e-mail Print Share

Letters: Examining amalgam prep

September 07, 2015 I am writing in response to Dr. Stephen H. Chronister's letter ("Amalgam Challenge," July 13 ADA News). Dr. Chronister states that in his clinical practice he replaces many failed amalgams due to tooth fracture, and that the literature is replete with research for the past 40 years demonstrating that the setting expansion of amalgams created outward forces on tooth structure which will eventually lead to fracture.  

He also challenges every reader to do a thorough literature search on amalgams and tooth fracture. I performed a search and could not find any articles condemning amalgam for excessive expansion and fracturing teeth. What I found in the literature was that there is no significant difference in the prevalence of cusp fracture rates in amalgam restored teeth versus composite-restored teeth in subjects, and in older patients there was a higher cusp fracture rate with composite-restored teeth. The cusp fracture rate for amalgam overall was 1.88 percent versus composite at 2.29 percent.1 In another study, annual failure rates in posterior stress-bearing areas were 0-7 percent for amalgam restorations and 0-9 percent for direct composites.2 Bernardo performed a randomized clinical trial and concluded that amalgam restorations performed better than did composite restorations and the difference in performance was accentuated in large restorations where more than three surfaces were involved.3  

ISO 1559 sets the standard for the dimensional change of amalgam at -.1 to +.2 percent.

Direct composites have a dimensional change of 1-3 percent and can undergo dimensional change due to water sorption. Amalgams, if not properly placed by the operator, can lead to higher expansion rates than those set by ISO. Mercuroscopic expansion from a poorly condensed amalgam may lead to additional expansion, and if good isolation (rubber dam) is not obtained, moisture contamination of zinc-containing amalgam can lead to additional expansion. These are not necessarily material issues —they are technique problems created by the operator.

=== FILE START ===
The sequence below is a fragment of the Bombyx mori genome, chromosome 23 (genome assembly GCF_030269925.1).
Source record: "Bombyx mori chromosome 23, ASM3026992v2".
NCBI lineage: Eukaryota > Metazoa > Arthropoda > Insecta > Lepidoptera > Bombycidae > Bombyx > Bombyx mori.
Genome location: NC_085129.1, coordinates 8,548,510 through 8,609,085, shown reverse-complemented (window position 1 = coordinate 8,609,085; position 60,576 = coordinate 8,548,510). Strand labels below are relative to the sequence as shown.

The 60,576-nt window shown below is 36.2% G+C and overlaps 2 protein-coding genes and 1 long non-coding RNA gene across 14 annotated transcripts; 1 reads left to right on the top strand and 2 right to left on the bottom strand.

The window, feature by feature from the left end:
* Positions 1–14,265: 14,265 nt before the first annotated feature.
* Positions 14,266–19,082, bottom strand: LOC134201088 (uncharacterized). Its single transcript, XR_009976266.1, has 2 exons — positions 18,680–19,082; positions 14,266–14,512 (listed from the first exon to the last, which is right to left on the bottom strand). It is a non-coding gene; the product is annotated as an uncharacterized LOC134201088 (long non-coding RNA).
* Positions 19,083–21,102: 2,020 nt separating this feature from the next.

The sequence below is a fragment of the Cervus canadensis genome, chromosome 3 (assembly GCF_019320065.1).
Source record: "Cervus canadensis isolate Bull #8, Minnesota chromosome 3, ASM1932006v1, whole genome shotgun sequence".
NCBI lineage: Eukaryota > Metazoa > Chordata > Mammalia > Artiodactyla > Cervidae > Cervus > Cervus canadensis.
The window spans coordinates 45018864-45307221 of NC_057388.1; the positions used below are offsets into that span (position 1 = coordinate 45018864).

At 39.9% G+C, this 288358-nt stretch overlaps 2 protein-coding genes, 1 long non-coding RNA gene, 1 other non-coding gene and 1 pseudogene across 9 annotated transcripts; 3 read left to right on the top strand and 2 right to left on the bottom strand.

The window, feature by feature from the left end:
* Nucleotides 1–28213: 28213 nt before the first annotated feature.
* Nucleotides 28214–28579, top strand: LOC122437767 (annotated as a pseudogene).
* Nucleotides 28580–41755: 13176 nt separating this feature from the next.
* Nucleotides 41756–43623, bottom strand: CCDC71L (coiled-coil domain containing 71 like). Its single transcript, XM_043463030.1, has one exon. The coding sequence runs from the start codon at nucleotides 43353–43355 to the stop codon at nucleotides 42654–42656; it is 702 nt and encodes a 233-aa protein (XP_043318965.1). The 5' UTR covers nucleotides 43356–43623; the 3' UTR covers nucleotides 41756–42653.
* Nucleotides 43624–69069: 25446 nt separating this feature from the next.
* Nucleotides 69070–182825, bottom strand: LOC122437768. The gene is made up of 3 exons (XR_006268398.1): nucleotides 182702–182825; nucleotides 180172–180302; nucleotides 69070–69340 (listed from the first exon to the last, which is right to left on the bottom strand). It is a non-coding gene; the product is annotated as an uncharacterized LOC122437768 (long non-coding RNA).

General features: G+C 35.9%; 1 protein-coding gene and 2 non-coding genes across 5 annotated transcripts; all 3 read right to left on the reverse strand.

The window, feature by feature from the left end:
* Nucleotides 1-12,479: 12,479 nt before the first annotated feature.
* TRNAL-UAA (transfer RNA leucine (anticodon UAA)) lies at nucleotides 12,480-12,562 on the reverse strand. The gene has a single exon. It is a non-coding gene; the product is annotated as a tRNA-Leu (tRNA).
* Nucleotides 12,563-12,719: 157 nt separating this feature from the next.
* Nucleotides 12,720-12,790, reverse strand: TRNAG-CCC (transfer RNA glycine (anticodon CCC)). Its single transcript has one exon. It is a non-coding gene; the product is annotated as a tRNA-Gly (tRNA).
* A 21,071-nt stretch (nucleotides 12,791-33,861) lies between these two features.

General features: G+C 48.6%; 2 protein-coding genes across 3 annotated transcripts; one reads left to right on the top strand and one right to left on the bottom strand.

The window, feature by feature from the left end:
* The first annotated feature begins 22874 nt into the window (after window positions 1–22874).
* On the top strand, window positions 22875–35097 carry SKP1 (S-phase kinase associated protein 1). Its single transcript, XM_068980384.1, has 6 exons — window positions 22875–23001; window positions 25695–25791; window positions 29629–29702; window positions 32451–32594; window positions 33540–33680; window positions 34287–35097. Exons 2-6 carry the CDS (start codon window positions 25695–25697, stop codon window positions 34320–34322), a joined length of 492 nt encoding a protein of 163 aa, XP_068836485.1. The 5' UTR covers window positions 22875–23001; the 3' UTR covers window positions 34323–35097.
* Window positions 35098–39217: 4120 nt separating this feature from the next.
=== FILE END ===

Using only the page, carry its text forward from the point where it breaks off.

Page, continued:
Finally, the observation of fractured cusps in amalgam restorations may also be explained by poor, overly aggressive preparation design. A major problem with tooth fracture occurs when the isthmus width increases.4,5 Many of us were taught extension for prevention principles and to use sharp line angles in our preparation design for amalgam restorations. These flawed principles, along with overzealous undercuts for retention, are the most likely culprits for the observation of fractured cusps, not setting expansion of the amalgam.

William J. Dunn, D.D.S.
San Antonio

1. Wahl MJ, Schmitt MM, Overton DA, Gordon MK. Prevalence of cusp fractures in teeth restored with amalgam and with resin-based composite.  JADA. 2004;135(8):1127-1132.
2. Hickel R, Manhart J. Longevity of restorations in posterior teeth and reasons for failure.  J Adhes Dent. 2001;3(1):45-64.
3. Bernardo M, Luis H, Martin HD, et al. Survival and reasons for failure of amalgam versus composite posterior restorations placed in a randomized clinical trial.  JADA. 2007;138(6):775-783.
4. Osborne JW, Gale EN. Relationship of restoration width, tooth position, and alloy to fracture at the margins of 13- to 14-year-old amalgams.  J Dent Res. 1990; Sep;69(9):1599-601.
5. Blaser PK, Lund MR, Cochran MA, Potter RH.  Effect of designs of Class 2 preparations on resistance of teeth to fracture.  Oper Dent. 1983;8(1):6-10.